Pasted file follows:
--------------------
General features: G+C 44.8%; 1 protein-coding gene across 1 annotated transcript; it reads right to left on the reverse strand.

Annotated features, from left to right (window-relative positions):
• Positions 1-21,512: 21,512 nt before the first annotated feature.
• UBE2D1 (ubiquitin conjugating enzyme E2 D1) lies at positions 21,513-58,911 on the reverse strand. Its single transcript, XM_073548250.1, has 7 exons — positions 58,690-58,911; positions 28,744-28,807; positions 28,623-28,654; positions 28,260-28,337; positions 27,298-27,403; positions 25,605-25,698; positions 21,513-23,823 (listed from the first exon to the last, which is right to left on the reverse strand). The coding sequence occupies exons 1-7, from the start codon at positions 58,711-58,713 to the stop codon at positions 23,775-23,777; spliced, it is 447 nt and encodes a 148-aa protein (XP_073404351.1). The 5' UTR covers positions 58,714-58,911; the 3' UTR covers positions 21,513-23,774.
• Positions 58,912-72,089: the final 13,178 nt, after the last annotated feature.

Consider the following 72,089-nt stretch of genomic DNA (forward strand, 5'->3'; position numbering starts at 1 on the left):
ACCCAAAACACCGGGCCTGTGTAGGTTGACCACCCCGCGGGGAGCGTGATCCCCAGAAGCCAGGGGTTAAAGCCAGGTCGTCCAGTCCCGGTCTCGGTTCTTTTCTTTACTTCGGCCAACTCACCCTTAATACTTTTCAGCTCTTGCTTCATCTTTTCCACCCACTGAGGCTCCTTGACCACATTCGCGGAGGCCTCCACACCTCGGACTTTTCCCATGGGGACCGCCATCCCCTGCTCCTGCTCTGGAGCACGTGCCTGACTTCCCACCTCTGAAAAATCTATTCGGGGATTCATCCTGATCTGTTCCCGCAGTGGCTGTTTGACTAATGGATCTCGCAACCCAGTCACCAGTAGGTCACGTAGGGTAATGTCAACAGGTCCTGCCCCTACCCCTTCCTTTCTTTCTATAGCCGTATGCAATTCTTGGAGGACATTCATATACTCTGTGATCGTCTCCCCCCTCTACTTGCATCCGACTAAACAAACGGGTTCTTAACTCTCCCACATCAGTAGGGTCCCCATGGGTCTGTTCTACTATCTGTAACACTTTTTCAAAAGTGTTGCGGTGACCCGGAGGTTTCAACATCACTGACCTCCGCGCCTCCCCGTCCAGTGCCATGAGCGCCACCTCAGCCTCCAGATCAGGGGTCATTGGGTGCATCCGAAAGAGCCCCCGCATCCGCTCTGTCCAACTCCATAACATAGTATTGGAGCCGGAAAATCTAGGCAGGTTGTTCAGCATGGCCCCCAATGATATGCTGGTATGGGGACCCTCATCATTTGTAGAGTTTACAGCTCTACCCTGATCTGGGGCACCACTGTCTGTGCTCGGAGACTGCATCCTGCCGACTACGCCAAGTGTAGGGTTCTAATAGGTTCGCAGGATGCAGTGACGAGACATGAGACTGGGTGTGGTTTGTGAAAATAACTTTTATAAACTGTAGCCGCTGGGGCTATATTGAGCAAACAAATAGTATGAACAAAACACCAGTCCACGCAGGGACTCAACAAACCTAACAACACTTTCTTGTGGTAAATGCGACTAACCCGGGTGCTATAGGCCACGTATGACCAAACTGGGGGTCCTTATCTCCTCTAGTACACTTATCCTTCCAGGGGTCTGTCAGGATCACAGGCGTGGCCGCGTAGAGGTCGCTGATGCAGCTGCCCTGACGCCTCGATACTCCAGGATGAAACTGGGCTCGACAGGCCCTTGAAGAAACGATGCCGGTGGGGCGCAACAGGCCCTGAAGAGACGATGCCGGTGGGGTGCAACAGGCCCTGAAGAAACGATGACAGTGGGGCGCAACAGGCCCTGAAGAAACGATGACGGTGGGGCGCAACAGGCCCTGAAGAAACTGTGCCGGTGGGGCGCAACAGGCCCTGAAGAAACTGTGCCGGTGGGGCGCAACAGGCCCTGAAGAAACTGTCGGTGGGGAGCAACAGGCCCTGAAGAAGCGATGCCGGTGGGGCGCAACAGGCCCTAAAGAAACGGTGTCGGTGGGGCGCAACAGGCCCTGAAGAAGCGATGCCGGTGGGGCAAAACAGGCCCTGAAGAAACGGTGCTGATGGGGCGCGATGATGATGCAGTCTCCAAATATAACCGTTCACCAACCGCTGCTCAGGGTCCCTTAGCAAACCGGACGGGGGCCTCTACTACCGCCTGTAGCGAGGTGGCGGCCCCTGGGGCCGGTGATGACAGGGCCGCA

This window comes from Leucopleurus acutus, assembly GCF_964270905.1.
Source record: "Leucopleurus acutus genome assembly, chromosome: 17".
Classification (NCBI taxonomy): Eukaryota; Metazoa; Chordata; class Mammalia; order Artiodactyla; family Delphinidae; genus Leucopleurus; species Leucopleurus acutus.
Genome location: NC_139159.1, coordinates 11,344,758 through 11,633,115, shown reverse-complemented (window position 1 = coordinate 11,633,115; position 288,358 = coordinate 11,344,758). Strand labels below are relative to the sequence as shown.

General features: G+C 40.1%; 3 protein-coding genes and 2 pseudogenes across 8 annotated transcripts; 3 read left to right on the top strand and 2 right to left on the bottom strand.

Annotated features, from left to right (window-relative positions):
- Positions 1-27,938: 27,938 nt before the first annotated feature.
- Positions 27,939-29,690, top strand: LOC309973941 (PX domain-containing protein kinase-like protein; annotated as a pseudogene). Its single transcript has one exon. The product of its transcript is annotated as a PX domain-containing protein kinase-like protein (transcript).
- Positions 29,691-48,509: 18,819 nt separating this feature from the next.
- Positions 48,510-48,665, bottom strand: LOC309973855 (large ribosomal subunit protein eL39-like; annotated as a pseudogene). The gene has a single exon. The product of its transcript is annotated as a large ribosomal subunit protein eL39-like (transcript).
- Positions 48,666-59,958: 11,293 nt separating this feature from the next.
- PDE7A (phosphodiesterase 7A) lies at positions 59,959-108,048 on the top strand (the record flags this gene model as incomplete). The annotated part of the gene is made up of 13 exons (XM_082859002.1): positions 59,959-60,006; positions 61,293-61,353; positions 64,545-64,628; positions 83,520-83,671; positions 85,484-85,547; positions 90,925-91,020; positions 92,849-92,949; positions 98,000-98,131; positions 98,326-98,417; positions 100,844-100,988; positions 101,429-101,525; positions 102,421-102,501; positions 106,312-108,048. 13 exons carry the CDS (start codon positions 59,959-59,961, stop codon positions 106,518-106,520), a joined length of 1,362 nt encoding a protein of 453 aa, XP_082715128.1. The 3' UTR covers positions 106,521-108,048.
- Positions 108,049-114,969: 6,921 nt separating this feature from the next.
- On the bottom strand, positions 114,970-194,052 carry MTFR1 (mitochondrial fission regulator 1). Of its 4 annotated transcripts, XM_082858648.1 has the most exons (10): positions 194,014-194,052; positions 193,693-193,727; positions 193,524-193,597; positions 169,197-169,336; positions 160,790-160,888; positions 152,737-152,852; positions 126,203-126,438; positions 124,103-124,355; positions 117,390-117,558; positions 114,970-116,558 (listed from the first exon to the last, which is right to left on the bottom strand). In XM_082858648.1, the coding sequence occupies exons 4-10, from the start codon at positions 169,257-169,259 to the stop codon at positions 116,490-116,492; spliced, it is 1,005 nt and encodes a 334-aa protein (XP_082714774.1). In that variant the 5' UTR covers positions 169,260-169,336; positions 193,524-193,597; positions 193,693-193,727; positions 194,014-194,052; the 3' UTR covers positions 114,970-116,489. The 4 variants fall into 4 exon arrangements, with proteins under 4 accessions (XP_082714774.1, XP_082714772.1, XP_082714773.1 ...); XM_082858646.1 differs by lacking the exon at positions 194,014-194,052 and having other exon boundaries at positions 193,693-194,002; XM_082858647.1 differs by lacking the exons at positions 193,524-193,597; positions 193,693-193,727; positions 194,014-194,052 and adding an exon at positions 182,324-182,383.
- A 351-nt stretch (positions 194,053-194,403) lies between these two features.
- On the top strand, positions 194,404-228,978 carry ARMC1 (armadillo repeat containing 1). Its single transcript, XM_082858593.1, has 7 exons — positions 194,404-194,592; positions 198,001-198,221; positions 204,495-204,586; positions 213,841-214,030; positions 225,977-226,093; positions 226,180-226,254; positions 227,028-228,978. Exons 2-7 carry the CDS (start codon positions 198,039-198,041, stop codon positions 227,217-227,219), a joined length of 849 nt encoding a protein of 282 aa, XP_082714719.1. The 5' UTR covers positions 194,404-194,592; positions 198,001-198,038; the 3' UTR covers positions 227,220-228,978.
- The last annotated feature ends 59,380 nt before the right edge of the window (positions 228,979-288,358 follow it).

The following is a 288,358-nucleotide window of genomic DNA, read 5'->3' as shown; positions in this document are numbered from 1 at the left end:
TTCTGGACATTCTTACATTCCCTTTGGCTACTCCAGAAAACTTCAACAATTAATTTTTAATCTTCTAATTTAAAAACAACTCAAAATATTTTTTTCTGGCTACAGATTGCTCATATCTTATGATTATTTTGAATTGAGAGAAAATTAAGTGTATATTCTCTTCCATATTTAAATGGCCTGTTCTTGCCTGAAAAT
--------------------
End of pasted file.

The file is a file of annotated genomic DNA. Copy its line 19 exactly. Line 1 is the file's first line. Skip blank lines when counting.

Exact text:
- PDE7A (phosphodiesterase 7A) lies at positions 59,959-108,048 on the top strand (the record flags this gene model as incomplete). The annotated part of the gene is made up of 13 exons (XM_082859002.1): positions 59,959-60,006; positions 61,293-61,353; positions 64,545-64,628; positions 83,520-83,671; positions 85,484-85,547; positions 90,925-91,020; positions 92,849-92,949; positions 98,000-98,131; positions 98,326-98,417; positions 100,844-100,988; positions 101,429-101,525; positions 102,421-102,501; positions 106,312-108,048. 13 exons carry the CDS (start codon positions 59,959-59,961, stop codon positions 106,518-106,520), a joined length of 1,362 nt encoding a protein of 453 aa, XP_082715128.1. The 3' UTR covers positions 106,521-108,048.